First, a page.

The idea that humankind is in any way “above” the rest of nature has surely long been abandoned by anyone with a brain in his or her head. Recent research into primates has clearly demonstrated morality, self-awareness, and a social context to their existence as rich as any human community.
With that in mind this experimental, uneven novel, which seeks to demonstrate the similarities between humans and chimpanzees, feels a tad forced and heavy handed, and while there is undoubtedly some beautiful prose and real empathy involved in McAdam’s writing, there are also some rather less convincing elements.
A Beautiful Truth consists of two narratives intercut with each other. The first tells the story of Walt and Judy, a childless couple in Vermont who adopt a baby chimpanzee. Although the set up for this is rather ham-fisted, the story itself is told in robust, no-nonsense language, Walt’s and especially Judy’s love for the chimp Looee clearly demonstrated.
There is, of course, an in-built poignancy and melancholy to their story, Walt and Judy undergoing the emotional distancing of their “son” as he hits puberty at an accelerated rate compared to a human offspring. Despite many similarities to humans, chimps are strong, often violent beasts, and the threat of violence hangs over much of Walt and Judy’s lives.
Interspersed with this is the story of the Girdish Institute in Florida, an establishment built to investigate the behaviour of primates, which begins as little more than a glorified circus before becoming a serious scientific establishment then, sadly, succumbing to market forces and getting involved in often brutal biomedical research in the 1980s and beyond.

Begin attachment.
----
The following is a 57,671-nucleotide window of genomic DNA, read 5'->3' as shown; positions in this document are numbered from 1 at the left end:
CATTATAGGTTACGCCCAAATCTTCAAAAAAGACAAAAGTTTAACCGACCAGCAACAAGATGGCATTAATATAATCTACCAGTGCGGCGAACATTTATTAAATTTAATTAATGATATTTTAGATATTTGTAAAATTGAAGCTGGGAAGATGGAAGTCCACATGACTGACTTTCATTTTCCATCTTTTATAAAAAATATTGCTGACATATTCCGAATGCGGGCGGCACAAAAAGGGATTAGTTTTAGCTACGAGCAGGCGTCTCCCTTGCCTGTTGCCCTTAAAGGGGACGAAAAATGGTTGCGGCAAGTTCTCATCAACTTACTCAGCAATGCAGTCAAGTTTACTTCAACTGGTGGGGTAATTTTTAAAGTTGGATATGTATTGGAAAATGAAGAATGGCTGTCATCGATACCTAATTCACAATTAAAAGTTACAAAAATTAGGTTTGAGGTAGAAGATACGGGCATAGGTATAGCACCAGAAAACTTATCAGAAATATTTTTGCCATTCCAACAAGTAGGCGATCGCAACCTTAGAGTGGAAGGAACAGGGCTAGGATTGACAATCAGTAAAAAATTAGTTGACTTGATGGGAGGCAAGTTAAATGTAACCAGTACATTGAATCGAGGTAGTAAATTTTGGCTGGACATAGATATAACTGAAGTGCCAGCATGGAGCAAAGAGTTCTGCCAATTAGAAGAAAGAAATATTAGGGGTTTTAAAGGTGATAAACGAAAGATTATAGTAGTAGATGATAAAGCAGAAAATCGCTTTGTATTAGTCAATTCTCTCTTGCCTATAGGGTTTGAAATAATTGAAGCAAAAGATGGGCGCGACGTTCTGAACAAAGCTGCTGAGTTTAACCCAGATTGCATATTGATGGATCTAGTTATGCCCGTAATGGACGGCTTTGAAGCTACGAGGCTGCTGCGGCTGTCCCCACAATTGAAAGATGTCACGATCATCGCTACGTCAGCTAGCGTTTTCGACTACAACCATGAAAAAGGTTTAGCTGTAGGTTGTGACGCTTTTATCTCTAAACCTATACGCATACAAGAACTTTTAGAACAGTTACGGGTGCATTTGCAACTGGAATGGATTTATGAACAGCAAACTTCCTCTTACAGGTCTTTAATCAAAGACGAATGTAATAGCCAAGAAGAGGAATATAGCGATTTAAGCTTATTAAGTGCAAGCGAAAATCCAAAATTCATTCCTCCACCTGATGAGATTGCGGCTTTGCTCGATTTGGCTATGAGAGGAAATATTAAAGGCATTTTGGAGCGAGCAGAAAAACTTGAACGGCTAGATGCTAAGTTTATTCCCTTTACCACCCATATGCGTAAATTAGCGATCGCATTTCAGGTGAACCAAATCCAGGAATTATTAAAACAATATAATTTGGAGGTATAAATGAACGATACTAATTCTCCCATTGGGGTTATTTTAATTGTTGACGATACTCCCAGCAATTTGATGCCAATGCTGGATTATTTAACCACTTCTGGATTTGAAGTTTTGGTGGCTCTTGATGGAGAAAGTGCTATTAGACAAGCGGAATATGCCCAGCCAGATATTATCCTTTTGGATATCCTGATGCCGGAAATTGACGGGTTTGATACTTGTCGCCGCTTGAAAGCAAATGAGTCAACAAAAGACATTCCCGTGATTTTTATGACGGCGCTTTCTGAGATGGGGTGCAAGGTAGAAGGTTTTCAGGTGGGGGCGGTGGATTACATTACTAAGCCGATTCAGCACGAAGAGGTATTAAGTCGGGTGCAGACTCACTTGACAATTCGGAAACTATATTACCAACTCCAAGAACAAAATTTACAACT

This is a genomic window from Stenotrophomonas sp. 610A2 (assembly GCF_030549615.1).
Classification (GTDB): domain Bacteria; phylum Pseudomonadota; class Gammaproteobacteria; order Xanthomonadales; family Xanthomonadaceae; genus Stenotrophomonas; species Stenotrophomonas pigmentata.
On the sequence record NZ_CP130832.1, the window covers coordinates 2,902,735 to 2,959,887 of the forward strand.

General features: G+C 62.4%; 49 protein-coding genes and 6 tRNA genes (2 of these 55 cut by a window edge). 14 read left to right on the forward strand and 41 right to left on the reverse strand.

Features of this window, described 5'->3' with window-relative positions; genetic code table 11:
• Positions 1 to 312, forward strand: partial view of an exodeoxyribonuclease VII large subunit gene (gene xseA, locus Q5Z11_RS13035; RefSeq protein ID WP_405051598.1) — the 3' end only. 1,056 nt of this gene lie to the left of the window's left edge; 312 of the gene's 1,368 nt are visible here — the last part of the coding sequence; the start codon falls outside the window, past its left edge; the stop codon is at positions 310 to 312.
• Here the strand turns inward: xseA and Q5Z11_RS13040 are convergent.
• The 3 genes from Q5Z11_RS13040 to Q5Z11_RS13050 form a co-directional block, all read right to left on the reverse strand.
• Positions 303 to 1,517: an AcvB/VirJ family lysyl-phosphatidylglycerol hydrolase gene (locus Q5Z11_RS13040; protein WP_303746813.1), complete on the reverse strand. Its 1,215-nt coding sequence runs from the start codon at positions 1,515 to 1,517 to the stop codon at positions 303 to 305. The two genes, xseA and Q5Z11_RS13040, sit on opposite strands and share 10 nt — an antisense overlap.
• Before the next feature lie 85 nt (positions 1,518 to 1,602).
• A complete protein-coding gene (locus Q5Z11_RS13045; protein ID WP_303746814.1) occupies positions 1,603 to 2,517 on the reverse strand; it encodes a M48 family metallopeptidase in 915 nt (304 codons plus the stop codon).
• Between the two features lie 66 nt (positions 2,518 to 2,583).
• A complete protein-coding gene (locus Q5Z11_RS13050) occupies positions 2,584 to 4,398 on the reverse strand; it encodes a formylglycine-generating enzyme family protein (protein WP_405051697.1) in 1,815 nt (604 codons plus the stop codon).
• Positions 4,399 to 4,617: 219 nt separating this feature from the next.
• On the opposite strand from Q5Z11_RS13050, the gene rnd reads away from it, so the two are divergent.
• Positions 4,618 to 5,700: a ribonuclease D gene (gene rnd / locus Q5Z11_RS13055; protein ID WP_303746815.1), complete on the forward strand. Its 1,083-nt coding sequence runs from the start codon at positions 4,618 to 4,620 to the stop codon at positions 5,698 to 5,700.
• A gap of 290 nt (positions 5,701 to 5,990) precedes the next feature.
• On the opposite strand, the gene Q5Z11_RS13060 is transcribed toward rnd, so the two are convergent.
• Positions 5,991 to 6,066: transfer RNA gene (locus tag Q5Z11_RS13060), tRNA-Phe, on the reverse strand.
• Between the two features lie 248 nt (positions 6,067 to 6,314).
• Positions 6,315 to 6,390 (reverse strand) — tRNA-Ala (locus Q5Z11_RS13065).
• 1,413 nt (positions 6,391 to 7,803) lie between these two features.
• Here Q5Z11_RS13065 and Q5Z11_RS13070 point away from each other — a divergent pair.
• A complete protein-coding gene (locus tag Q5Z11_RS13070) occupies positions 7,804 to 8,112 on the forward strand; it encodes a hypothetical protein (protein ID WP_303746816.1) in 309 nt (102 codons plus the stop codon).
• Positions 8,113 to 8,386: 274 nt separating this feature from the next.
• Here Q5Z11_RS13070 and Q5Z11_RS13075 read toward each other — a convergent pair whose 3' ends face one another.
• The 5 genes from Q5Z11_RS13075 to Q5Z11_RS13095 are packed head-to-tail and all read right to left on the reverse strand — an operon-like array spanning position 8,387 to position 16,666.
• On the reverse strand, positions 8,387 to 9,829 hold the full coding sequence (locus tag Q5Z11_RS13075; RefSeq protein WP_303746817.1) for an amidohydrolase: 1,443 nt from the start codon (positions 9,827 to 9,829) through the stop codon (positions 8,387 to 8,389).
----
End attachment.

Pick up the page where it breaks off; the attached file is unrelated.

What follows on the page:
Much of the time spent at the Girdish Institute is told from the many points of view of a social group of chimpanzees, detailing the quotidian power struggles, petty grievances, sexual advances and so on. In comparison to Walt and Judy’s part of the novel, these sections struggle to come to life. Judging by his acknowledgements, McAdam appears to have done a lot of research into chimpanzees, especially in captivity, but these chimp-narrated passages continually jar and worse, they seem very inconsistent, drifting from highly eloquent to barely sentient in a few lines.
As the book progresses, the author expands out on his human society’s narratives, taking in various friends of Walt’s and Judy’s, as well as Dave, the chief scientist at the Girdish Institute. This is clearly done in an attempt to highlight the similarities between human society and chimp society – how we all suffer the same disappointments and grief, as well as enjoy the same simple pleasures, craving love, companionship and security above all. A fine enough sentiment, but it’s done in such a clunky manner that it only serves to negate McAdam’s admirable message.